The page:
28 Apr Why you need a noise gate pedal
Want to get rid of unwanted noise and buzzing?
Tired of background noise when recording? Then you need a Noise Gate pedal.
What do they do?
Basically, they act as a signal ‘gate’, letting sound through above a set threshold and closing below this. All you need to do then is set the threshold just above your noise floor level and bob’s your uncle!
Whilst it is assumed that only metal-guitarists need a noise-gate due to the heavy distortion and high gain they use, you can get hiss and hum from any part of your chain, particularly if you have a big pedal board with its own power supply. Throw in single pickups and a valve amp and you can get unwanted noise even with a very clean sound.
You might like the old-school noise and hum from your rig when on stage and cranking it up, but at home with lower volumes and the potential to use more gear, it soon becomes a bit tiresome – enter the noise gate.
What causes noise?
- Older valve amps tend to produce hiss and hum as do high-gain amps – boost the volume and gain and the background noise goes up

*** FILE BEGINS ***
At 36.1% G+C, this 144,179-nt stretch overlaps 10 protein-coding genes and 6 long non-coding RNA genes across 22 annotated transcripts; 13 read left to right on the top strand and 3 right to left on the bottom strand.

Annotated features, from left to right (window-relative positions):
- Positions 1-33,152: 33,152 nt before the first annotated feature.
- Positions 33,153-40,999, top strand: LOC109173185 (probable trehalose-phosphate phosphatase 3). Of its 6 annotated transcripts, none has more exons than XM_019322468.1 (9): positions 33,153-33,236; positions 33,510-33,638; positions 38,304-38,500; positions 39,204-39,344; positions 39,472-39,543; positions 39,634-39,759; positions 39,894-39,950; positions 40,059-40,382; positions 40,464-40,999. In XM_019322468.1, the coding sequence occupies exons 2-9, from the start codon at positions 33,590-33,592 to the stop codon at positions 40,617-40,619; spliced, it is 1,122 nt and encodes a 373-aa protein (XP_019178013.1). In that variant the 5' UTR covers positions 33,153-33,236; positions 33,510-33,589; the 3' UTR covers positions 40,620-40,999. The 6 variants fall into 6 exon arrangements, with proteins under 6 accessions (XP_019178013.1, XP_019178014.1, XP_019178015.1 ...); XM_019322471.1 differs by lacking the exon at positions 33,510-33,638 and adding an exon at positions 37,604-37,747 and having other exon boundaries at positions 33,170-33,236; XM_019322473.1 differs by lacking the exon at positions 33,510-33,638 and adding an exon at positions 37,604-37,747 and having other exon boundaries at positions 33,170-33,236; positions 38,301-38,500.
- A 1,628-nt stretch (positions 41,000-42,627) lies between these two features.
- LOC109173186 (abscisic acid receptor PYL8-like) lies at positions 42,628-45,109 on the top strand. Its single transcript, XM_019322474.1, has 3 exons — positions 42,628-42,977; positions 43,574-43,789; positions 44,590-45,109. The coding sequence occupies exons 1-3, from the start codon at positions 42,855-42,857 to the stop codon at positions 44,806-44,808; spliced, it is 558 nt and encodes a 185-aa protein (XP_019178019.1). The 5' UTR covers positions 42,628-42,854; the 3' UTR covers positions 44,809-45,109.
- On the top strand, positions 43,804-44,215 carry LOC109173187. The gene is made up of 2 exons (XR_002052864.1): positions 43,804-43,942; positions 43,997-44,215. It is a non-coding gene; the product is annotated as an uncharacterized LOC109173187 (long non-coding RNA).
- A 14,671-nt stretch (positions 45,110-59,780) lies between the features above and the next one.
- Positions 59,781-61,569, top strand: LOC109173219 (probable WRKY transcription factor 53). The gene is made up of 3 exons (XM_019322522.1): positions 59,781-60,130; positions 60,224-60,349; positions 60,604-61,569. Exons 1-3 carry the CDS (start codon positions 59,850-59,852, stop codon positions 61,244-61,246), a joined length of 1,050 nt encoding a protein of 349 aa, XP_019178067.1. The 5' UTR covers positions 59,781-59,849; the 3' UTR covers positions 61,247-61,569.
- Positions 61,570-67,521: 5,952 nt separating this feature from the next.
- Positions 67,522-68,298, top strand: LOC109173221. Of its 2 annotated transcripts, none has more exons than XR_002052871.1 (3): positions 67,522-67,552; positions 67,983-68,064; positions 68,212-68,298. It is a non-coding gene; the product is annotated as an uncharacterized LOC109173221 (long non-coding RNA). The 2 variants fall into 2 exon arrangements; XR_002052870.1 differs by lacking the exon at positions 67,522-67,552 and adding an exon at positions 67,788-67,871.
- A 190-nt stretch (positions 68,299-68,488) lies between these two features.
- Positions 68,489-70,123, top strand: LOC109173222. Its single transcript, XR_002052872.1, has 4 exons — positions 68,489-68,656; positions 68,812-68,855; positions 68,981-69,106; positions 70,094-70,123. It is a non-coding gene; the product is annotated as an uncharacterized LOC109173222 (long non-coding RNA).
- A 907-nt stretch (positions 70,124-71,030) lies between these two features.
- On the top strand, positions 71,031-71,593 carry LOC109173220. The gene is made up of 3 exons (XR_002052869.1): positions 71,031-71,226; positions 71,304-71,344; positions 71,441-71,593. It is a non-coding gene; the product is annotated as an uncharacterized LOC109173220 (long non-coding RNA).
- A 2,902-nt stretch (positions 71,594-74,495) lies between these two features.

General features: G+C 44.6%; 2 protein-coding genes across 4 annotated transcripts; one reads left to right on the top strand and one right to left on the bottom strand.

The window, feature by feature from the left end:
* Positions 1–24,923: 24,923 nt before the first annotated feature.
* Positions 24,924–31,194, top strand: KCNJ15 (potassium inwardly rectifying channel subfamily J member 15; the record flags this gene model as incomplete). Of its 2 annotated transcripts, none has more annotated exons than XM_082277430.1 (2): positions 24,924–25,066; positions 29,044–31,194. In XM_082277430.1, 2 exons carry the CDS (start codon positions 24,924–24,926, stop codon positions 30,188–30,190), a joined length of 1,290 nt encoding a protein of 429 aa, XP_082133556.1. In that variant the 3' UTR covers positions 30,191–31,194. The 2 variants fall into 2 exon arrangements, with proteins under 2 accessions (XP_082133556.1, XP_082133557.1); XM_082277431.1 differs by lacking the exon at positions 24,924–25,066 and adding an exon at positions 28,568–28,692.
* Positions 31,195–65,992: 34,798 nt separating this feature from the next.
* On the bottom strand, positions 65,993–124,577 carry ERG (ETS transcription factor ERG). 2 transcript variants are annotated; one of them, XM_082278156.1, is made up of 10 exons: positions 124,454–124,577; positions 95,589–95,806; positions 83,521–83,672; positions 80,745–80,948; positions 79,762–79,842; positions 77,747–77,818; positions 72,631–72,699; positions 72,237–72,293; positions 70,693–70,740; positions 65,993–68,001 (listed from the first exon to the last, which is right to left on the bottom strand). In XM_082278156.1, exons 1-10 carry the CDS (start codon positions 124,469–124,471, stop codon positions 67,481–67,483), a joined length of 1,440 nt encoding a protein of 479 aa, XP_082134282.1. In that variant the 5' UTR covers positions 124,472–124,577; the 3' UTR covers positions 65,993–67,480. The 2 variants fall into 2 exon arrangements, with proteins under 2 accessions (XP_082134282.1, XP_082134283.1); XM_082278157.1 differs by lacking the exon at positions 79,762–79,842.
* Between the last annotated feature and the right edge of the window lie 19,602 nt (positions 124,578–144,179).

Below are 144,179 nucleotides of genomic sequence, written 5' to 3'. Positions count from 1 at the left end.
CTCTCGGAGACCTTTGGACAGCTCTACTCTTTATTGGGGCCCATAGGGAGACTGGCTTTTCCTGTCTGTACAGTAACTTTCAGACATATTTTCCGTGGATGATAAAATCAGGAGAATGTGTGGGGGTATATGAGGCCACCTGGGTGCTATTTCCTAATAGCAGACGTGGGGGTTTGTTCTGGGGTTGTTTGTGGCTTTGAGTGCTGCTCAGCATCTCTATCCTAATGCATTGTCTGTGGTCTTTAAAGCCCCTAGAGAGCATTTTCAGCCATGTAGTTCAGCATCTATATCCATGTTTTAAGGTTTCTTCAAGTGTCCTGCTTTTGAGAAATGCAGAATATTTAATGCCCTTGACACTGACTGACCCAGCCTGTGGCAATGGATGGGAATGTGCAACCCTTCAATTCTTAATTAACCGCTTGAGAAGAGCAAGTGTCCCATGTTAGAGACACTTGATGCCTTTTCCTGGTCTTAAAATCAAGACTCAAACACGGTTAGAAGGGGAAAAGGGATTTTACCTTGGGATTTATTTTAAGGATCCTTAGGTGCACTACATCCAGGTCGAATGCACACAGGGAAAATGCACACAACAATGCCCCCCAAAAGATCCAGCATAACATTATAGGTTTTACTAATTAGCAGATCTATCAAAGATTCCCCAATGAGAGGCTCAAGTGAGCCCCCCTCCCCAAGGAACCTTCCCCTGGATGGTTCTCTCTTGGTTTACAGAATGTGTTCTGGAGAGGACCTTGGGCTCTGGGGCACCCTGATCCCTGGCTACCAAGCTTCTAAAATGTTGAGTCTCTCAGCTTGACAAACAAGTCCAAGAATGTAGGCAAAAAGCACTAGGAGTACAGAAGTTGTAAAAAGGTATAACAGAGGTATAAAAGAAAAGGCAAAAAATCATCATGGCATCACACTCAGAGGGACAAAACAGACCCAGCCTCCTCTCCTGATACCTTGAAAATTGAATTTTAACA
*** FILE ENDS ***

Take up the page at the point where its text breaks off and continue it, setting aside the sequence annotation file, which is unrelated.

- Turn up the treble and mid and the unwanted noise increases
- Single coil pickups can generate plenty of unwanted hum
- Power supply; your house supply can be poor and cause noise and interference as can the AC power adaptor on your board
- Electrical goods near your amp – phone, laptop, PC, radios, Bluetooth etc
- Tons of pedals on your board can produce noise even if they are all ‘true bypass’
Where to put it on your rig
Most users will put it after their overdrive and distortion pedals as these may cause the most noise but experiment and listen to where it goes best.
Six of the best
- Boss NS 2 £79
- TC Sentry £80
- EHX Silencer £55
- MXR Smart Gate £135
- MXR Noise Clamp £87
- Mooer Noise Killer £52
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